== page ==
Labeling art is sometimes a useful shorthand form of thinking. But it can also be a sign of flabby thought.
Take that well-worn term “conceptual art.” It has been applied to lots of different kinds of work in recent years, so much so that it becomes of less and less use.
Roman de Salvo’s inventive work is rich with ideas and idiosyncratic media, so this description has been applied to his work often, going back to the early 1990s. And yet the label fits uneasily with his art.
Consider this typical definition of it from Webster’s Dictionary: “an art in which the ideas of the artist are more important than the means used to express them.” Applying it to de Salvo’s art doesn’t quite work.
There is a generally a controlling idea. But he’s also a superb maker of things, whether his material is electrical conduit or whether it’s wood, as in his current exhibition at Quint Contemporary Art.
The works in this show — with its alliterative title, “Split, Splice, Splay, Display” — pick up where he left off with his large-scale permanent public work of 2006, “Nexus Eucalyptus,” installed on the site of the CalTrans District 11 headquarters in Old Town. The construction of the piece was a feat of engineering, in which he turned massive branches into a kind of seamless network resembling a roadway system.
The implied image dovetailed neatly with its site. But there was a second idea embedded within the piece — now more pronounced in the much smaller works on view. It’s the way that he fits together segments of branches that weren’t designed to go together. He looks for a pattern in branches where none existed, joining them without altering their basic contours.
It’s a form of collaboration with nature — using the processes named in the show’s title. How else can we view the delicate looking and elegant “Patch,” with its irregular network of lines from olive branches? The most evident transformation of his materials is in the leveling of the surfaces for uniform flatness and the beautifully formed wood hinges joining the elements of a piece. The pattern here looks less like roadways than veins or abstract gathering of lines.
De Salvo seems to relish the way this same method can yield very different forms and structures. “Loquat” (made from the branches of loquat trees) required more finessing of individual segments, since the final shape resembles an ink-blot drawing. One half of if resembles the other along a vertical axis. And brass hinges add a wry touch.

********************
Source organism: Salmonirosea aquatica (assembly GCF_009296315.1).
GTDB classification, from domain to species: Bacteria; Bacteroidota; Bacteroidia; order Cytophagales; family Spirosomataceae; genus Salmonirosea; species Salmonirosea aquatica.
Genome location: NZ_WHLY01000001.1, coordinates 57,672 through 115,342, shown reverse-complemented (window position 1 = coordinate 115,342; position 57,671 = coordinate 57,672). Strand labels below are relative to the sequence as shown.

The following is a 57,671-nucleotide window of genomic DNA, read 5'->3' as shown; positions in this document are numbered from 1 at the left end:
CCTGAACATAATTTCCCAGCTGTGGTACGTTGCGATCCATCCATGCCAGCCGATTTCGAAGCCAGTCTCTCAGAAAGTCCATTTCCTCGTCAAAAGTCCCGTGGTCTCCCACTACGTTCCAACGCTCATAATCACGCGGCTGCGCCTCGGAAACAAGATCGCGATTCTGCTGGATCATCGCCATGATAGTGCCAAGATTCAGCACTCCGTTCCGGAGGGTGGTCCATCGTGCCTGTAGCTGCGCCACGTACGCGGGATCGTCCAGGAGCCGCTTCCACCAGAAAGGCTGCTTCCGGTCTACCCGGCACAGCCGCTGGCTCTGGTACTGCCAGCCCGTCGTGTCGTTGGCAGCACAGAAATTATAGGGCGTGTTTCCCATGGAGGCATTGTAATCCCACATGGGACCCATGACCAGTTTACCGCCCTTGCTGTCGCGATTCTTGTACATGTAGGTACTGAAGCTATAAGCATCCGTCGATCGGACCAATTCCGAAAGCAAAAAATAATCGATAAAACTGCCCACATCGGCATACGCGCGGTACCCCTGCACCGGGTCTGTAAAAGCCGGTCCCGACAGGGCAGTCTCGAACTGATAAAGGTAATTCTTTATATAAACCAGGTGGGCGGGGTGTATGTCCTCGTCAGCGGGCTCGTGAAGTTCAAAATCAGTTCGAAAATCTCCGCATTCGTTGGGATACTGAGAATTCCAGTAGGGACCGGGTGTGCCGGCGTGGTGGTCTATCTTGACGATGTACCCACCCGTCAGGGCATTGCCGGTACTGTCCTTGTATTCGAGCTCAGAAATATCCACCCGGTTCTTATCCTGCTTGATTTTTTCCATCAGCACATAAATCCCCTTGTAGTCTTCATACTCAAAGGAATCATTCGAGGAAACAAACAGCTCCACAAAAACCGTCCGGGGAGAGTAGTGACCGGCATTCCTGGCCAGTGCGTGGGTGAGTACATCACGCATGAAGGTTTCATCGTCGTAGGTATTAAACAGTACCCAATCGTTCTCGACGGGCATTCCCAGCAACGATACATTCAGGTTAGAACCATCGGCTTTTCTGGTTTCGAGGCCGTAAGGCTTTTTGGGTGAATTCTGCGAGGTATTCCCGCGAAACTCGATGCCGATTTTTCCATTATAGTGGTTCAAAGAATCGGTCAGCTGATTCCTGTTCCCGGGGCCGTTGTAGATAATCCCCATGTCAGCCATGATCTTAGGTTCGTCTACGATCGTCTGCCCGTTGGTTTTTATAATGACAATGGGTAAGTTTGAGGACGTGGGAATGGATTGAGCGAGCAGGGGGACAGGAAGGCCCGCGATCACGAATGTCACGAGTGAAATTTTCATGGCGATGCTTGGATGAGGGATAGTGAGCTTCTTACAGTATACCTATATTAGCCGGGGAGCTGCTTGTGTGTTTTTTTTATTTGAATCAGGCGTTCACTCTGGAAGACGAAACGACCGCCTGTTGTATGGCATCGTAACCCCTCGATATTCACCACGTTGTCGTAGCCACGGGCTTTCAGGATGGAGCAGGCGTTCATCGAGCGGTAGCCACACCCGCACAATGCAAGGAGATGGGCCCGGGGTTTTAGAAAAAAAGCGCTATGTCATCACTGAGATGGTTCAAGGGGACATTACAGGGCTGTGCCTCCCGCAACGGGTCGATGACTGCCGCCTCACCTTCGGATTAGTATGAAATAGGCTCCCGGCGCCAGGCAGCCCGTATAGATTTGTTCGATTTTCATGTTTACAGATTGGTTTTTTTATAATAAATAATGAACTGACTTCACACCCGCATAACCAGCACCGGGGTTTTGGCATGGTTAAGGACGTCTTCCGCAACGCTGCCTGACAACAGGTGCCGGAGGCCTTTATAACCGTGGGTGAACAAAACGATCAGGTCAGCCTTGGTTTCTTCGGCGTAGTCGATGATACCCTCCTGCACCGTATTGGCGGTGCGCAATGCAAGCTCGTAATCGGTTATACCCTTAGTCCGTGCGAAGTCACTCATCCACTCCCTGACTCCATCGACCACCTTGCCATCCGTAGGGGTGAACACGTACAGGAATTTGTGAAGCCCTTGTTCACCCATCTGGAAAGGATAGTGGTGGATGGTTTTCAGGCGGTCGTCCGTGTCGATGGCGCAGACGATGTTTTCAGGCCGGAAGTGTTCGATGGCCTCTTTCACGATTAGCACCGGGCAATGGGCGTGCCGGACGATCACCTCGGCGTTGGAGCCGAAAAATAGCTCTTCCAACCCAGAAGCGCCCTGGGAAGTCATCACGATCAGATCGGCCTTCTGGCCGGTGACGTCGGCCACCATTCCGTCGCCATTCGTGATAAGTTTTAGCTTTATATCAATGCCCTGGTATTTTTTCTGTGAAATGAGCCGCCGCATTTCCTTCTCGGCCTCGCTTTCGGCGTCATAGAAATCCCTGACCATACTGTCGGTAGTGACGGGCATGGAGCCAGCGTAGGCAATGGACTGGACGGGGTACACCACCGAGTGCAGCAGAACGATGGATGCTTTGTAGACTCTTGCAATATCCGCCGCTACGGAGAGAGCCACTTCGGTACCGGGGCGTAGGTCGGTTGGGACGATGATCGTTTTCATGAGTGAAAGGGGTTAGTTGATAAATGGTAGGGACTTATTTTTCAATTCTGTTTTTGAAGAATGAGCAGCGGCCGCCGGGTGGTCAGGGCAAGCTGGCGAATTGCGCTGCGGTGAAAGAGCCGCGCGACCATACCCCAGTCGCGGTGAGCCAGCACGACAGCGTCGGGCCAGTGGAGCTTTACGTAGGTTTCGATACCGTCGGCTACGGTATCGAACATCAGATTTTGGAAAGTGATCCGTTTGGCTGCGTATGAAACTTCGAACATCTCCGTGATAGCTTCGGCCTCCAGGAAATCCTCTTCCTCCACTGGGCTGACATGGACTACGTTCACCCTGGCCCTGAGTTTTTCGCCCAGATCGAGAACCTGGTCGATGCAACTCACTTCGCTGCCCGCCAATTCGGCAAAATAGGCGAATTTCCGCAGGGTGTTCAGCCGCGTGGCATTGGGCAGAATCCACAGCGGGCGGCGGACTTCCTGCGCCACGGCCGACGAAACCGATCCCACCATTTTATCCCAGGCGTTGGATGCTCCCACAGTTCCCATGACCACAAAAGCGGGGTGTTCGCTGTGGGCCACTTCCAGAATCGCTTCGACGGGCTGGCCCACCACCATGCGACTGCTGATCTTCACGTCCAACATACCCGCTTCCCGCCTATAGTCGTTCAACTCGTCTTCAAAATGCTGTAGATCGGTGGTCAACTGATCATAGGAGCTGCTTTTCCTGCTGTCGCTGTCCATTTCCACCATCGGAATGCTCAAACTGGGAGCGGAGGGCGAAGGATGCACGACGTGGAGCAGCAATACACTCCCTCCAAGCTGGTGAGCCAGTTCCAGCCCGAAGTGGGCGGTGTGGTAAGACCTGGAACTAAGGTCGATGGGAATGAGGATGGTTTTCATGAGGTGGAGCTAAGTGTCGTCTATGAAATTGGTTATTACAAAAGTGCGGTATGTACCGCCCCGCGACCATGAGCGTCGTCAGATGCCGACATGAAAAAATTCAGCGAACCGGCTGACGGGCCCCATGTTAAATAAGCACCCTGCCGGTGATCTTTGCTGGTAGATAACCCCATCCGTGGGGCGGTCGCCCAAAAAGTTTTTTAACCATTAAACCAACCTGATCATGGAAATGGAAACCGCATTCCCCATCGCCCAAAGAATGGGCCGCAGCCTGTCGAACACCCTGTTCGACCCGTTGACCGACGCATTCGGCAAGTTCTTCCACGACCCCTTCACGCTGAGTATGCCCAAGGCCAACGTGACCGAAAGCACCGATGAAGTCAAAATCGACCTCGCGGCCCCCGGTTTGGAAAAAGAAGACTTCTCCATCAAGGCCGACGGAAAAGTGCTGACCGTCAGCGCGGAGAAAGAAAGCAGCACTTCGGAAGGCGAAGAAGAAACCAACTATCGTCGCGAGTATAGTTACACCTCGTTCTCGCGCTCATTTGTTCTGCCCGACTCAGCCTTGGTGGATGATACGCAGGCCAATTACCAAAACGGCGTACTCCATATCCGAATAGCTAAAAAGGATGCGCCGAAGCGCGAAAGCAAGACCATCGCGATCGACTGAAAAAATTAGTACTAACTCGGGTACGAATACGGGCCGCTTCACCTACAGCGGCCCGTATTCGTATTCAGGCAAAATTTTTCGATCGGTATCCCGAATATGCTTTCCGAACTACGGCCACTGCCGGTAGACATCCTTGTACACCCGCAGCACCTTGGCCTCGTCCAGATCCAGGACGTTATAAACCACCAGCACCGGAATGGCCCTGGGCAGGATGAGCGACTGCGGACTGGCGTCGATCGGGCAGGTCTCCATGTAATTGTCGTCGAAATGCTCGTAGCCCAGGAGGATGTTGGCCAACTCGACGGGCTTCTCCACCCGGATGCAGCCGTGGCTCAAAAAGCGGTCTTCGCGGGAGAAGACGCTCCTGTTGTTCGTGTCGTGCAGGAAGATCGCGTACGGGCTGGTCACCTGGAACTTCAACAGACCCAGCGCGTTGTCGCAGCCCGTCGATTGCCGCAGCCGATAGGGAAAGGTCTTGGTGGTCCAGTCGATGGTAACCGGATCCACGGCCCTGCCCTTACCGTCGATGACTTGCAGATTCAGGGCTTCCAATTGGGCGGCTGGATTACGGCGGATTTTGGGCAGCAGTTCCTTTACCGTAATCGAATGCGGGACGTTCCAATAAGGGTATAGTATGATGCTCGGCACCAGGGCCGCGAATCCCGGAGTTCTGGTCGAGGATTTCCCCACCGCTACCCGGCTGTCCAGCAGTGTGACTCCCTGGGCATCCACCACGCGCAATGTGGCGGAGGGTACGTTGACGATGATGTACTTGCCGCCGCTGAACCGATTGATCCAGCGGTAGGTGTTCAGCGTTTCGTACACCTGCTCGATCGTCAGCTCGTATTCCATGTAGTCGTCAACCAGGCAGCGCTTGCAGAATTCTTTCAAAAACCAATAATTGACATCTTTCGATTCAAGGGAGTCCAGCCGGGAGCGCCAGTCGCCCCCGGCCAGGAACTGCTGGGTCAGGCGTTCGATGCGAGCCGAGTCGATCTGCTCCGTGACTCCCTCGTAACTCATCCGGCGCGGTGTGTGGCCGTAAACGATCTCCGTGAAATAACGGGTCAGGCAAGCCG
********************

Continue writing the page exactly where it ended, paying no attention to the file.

Some titles are more ambiguous in relation to the overarching form. “Filter,” fashioned from Chinese elm sections, looks a bit like a giant leaf at its perimeters, while its interior lines suggest the veins of that leaf. “Delta Tissue,” also made from Chinese elm, evokes a sampling of microscopic cells.
The seeming anomaly among the six exhibited works is “Cursive,” which, true to its title, consists of two long slender curves joined at the middle and with tight curls at their endpoints. De Salvo mixes rounded and flattened portions and, if you look closely, you’ll see that he gets the tight curls at the top and bottom of the long curves by assembling diminutive pieces of wood, seamlessly blended. De Salvo is a virtuoso with materials who doesn’t hit you over the head with his virtuosity.
Another of the admirable qualities in de Salvo’s art is the way new work continues to expand on the ideas in past creations. The notion of a complex weave or network of lines echoes his pieces made from electrical conduit. And the attention to woodworking is something he explored in pieces where he employed woodburning for making images. (De Salvo is clearly fan of everyday arts and crafts.)
What makes him such a convincing artist is the way idea and making are bound together so tightly, and so elegantly that you can’t tell one from the other. Each contributes to the pleasures, intellectual and sensory, abundant in his art.